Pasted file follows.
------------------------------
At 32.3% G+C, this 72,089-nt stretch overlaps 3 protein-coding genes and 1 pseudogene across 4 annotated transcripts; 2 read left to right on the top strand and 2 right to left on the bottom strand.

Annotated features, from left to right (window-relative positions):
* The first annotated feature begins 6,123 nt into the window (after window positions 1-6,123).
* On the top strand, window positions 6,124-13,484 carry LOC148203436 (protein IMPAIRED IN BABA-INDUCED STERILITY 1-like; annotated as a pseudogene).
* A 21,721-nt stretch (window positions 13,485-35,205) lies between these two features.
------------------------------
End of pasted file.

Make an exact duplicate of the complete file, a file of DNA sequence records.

At 32.3% G+C, this 72,089-nt stretch overlaps 3 protein-coding genes and 1 pseudogene across 4 annotated transcripts; 2 read left to right on the top strand and 2 right to left on the bottom strand.

Annotated features, from left to right (window-relative positions):
* The first annotated feature begins 6,123 nt into the window (after window positions 1-6,123).
* On the top strand, window positions 6,124-13,484 carry LOC148203436 (protein IMPAIRED IN BABA-INDUCED STERILITY 1-like; annotated as a pseudogene).
* A 21,721-nt stretch (window positions 13,485-35,205) lies between these two features.